Review: Baby Mama C

A Film Review By Stefan Vlahov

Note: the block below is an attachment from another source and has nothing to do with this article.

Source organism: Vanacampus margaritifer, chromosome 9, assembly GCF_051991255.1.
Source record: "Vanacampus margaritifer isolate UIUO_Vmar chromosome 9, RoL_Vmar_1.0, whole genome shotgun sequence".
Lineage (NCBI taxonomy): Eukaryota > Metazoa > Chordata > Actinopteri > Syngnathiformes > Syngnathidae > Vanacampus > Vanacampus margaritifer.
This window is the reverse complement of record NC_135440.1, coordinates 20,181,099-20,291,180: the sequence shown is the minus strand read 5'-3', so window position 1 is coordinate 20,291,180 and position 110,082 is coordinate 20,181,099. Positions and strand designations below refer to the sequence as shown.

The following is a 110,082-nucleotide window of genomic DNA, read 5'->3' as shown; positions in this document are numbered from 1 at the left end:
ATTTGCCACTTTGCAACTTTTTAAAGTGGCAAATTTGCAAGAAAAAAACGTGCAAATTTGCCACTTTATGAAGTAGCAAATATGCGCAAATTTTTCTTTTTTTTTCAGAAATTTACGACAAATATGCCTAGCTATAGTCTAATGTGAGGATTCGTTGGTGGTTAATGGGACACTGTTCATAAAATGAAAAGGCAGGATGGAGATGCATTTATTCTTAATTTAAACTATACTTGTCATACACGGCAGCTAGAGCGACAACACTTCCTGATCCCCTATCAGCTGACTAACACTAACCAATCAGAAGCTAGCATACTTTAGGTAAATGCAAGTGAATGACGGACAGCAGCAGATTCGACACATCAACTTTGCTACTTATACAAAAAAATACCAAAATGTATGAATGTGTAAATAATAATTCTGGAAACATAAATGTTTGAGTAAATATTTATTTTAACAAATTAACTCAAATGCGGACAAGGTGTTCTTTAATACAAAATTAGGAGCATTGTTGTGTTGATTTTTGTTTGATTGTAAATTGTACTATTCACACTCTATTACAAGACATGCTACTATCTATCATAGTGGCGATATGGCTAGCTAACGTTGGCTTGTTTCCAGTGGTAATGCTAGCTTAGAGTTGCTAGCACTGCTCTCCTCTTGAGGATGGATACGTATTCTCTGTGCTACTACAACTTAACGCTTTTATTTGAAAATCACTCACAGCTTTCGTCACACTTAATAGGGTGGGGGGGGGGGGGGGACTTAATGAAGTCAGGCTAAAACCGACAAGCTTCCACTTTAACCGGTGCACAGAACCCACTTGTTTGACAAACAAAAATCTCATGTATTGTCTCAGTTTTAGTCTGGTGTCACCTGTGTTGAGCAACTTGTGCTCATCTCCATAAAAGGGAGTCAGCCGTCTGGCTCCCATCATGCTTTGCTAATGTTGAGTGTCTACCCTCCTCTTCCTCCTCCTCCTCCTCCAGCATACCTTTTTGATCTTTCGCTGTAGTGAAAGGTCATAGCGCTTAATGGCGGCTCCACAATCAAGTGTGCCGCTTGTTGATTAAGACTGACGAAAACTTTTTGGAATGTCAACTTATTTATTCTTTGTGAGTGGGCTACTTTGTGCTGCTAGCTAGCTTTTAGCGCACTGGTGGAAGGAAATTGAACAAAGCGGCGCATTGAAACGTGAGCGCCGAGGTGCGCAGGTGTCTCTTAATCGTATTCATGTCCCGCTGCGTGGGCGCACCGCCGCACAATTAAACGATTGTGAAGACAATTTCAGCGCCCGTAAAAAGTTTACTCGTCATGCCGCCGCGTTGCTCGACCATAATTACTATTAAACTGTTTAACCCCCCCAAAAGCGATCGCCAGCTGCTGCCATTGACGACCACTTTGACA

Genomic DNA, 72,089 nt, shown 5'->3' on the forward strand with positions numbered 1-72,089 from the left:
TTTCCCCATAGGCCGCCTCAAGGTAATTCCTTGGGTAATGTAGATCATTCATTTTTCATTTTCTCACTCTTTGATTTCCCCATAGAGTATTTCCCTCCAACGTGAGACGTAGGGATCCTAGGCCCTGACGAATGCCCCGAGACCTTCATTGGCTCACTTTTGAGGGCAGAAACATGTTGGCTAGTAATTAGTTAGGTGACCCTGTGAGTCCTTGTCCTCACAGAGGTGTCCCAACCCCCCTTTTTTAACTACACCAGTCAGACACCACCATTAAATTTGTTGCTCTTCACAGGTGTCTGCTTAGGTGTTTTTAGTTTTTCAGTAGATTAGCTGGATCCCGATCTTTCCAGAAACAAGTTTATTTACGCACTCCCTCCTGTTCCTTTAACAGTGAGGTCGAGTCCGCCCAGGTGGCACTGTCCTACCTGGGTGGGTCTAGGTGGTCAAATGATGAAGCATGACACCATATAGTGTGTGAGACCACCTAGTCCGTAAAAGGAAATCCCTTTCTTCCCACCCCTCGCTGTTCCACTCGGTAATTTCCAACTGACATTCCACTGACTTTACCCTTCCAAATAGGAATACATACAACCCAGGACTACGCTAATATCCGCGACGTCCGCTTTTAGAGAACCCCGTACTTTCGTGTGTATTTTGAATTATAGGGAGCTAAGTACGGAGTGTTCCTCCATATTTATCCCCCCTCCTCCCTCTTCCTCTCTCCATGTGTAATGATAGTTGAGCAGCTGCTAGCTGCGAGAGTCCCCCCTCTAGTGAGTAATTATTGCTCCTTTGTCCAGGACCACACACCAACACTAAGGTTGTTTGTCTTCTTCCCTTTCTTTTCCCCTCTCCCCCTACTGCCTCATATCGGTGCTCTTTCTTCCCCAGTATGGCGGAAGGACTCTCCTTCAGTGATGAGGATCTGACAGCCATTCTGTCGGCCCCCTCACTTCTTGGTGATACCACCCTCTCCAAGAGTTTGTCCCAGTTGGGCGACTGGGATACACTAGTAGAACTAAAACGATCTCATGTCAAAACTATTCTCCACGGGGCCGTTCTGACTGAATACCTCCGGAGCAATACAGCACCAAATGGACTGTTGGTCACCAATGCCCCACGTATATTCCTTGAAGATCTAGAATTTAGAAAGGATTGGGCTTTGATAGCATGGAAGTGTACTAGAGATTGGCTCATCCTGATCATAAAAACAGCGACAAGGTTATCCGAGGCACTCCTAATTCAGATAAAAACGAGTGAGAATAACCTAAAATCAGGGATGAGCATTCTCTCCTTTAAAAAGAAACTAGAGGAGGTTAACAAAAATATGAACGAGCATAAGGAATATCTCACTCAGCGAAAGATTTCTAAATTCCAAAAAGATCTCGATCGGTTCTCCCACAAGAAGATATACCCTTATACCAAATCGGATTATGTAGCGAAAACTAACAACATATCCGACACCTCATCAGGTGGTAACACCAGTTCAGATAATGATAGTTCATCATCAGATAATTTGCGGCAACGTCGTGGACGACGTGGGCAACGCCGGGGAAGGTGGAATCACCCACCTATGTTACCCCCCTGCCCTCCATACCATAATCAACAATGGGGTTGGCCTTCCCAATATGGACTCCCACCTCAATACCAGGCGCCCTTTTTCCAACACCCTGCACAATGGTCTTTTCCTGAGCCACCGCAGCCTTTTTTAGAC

While I am not a Tina Fey fanboy, I can say that I hoped this film would do her talent and exuberance justice. My hopes were crushed early on in Baby Mama when Fey’s character Kate gets an explanation as to why her chance to get pregnant is one in a million (seriously) – she has a “T-shaped uterus.” This condition is very rare and is only caused by taking a now illegal drug. This drug was given to women that were already pregnant in the 50s and 60s. So the only way that Michael McCuller’s screenplay may be plausible is if Kate is 80+ years old and has already been pregnant about 50 years ago. There has been no record of any woman actually being born with a T-shaped uterus as it is not genetically passed on. I am only telling you this information to expose the fact that this script was probably whipped-up by McCullers in no more than a week as he skipped over any research or fact-checking on the subject he had written it on. But that is because McCullers, appropriately focuses on the jokes in the film, rather than the plot. There are sex jokes, current events jokes, pop culture jokes, political jokes, and unfortunately for the audience, racist jokes. The humor, when appropriate, is undeniably funny and at times worth more than just a chuckle. Tina Fey and co-star Amy Poehler ,who plays the person who carries Kate’s baby, are excellent in their roles, if only the script had given them worthy material. Poehler plays the crazy and disorderly surrogate mother and is over-the-top in the best sense of the phrase. One wonders what the film is attempting to portray with her character’s unflinching and unstoppable madness and improperness, especially the unveiling of her traitorous actions in the third act of the film. An audience member who is willing to give McCullers more credit than he deserves may see this as an underlying anti-surrogation and/or a pro-adoption message. But McCullers shows that this is not the case in his inane screenplay, and the last ten minutes culminate into a crowd-pleasing moment so empty of any thematic weight or emotion it reminded me of… of… the last mediocre romantic comedy I saw before this one, since all of them seem to be the same these days. If Judd Apatow’s films have the upper-hand in the genre, it is mostly because of his undeniable need to create melodrama that falls within his characters’ arcs, and is also believable. The believability quotient at the end of Baby Mama is very low, so low in fact that it would have been more believable if the birth scene cut to the scene in the beginning of Rob Zombie’s Halloween where Michael Myers is born. But of course it doesn’t, and I could only look with dread as McCullers’s script finally committed its greatest sin as its characters were leveled off to mere caricatures in service of his middling ways of pleasing the audiences. It is a shame too, because of the wasted good performances and otherwise funny material.

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